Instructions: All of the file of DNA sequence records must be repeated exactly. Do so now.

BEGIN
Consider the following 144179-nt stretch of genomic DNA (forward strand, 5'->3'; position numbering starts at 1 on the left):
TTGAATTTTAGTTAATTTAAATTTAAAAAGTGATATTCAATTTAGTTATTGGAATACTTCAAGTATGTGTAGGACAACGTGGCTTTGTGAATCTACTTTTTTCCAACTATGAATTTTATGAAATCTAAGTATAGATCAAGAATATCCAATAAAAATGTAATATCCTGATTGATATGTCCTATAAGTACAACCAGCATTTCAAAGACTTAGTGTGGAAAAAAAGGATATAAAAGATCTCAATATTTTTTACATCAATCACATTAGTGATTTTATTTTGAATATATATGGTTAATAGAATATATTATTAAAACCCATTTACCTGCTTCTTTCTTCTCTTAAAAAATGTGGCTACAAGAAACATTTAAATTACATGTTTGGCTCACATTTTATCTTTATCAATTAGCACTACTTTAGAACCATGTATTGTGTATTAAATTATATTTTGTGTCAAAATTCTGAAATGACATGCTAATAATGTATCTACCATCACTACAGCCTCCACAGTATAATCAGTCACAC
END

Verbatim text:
Consider the following 144179-nt stretch of genomic DNA (forward strand, 5'->3'; position numbering starts at 1 on the left):
TTGAATTTTAGTTAATTTAAATTTAAAAAGTGATATTCAATTTAGTTATTGGAATACTTCAAGTATGTGTAGGACAACGTGGCTTTGTGAATCTACTTTTTTCCAACTATGAATTTTATGAAATCTAAGTATAGATCAAGAATATCCAATAAAAATGTAATATCCTGATTGATATGTCCTATAAGTACAACCAGCATTTCAAAGACTTAGTGTGGAAAAAAAGGATATAAAAGATCTCAATATTTTTTACATCAATCACATTAGTGATTTTATTTTGAATATATATGGTTAATAGAATATATTATTAAAACCCATTTACCTGCTTCTTTCTTCTCTTAAAAAATGTGGCTACAAGAAACATTTAAATTACATGTTTGGCTCACATTTTATCTTTATCAATTAGCACTACTTTAGAACCATGTATTGTGTATTAAATTATATTTTGTGTCAAAATTCTGAAATGACATGCTAATAATGTATCTACCATCACTACAGCCTCCACAGTATAATCAGTCACAC